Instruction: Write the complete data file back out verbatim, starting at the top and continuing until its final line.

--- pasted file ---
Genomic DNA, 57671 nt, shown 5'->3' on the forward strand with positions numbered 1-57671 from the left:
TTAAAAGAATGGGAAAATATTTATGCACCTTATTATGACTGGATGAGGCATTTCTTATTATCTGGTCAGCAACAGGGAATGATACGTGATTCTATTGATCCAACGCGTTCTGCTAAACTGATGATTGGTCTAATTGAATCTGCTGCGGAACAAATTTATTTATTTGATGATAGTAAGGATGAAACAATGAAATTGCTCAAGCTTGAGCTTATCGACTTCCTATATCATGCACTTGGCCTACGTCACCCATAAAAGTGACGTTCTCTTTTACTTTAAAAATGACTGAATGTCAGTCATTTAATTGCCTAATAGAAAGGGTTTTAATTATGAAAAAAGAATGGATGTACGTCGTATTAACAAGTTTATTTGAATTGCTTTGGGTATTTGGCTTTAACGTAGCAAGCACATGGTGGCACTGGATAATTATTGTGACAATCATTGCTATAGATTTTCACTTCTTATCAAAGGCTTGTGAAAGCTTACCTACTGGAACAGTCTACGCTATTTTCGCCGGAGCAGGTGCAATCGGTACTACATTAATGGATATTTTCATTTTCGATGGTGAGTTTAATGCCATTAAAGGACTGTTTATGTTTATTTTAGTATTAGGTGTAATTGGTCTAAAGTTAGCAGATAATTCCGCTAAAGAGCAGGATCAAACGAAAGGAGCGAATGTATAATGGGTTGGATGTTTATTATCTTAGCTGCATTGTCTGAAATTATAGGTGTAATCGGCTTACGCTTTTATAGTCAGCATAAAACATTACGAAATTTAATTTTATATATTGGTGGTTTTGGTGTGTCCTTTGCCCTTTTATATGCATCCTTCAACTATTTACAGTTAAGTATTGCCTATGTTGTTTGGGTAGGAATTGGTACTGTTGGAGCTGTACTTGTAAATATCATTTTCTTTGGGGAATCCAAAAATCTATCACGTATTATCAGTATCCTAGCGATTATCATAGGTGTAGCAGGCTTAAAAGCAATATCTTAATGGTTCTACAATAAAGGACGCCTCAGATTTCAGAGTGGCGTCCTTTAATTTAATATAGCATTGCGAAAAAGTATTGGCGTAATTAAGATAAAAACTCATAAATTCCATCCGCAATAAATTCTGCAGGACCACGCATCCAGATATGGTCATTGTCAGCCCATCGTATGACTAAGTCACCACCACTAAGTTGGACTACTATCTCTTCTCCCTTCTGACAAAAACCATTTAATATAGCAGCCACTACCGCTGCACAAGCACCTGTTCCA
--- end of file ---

Genomic DNA, 57671 nt, shown 5'->3' on the forward strand with positions numbered 1-57671 from the left:
TTAAAAGAATGGGAAAATATTTATGCACCTTATTATGACTGGATGAGGCATTTCTTATTATCTGGTCAGCAACAGGGAATGATACGTGATTCTATTGATCCAACGCGTTCTGCTAAACTGATGATTGGTCTAATTGAATCTGCTGCGGAACAAATTTATTTATTTGATGATAGTAAGGATGAAACAATGAAATTGCTCAAGCTTGAGCTTATCGACTTCCTATATCATGCACTTGGCCTACGTCACCCATAAAAGTGACGTTCTCTTTTACTTTAAAAATGACTGAATGTCAGTCATTTAATTGCCTAATAGAAAGGGTTTTAATTATGAAAAAAGAATGGATGTACGTCGTATTAACAAGTTTATTTGAATTGCTTTGGGTATTTGGCTTTAACGTAGCAAGCACATGGTGGCACTGGATAATTATTGTGACAATCATTGCTATAGATTTTCACTTCTTATCAAAGGCTTGTGAAAGCTTACCTACTGGAACAGTCTACGCTATTTTCGCCGGAGCAGGTGCAATCGGTACTACATTAATGGATATTTTCATTTTCGATGGTGAGTTTAATGCCATTAAAGGACTGTTTATGTTTATTTTAGTATTAGGTGTAATTGGTCTAAAGTTAGCAGATAATTCCGCTAAAGAGCAGGATCAAACGAAAGGAGCGAATGTATAATGGGTTGGATGTTTATTATCTTAGCTGCATTGTCTGAAATTATAGGTGTAATCGGCTTACGCTTTTATAGTCAGCATAAAACATTACGAAATTTAATTTTATATATTGGTGGTTTTGGTGTGTCCTTTGCCCTTTTATATGCATCCTTCAACTATTTACAGTTAAGTATTGCCTATGTTGTTTGGGTAGGAATTGGTACTGTTGGAGCTGTACTTGTAAATATCATTTTCTTTGGGGAATCCAAAAATCTATCACGTATTATCAGTATCCTAGCGATTATCATAGGTGTAGCAGGCTTAAAAGCAATATCTTAATGGTTCTACAATAAAGGACGCCTCAGATTTCAGAGTGGCGTCCTTTAATTTAATATAGCATTGCGAAAAAGTATTGGCGTAATTAAGATAAAAACTCATAAATTCCATCCGCAATAAATTCTGCAGGACCACGCATCCAGATATGGTCATTGTCAGCCCATCGTATGACTAAGTCACCACCACTAAGTTGGACTACTATCTCTTCTCCCTTCTGACAAAAACCATTTAATATAGCAGCCACTACCGCTGCACAAGCACCTGTTCCA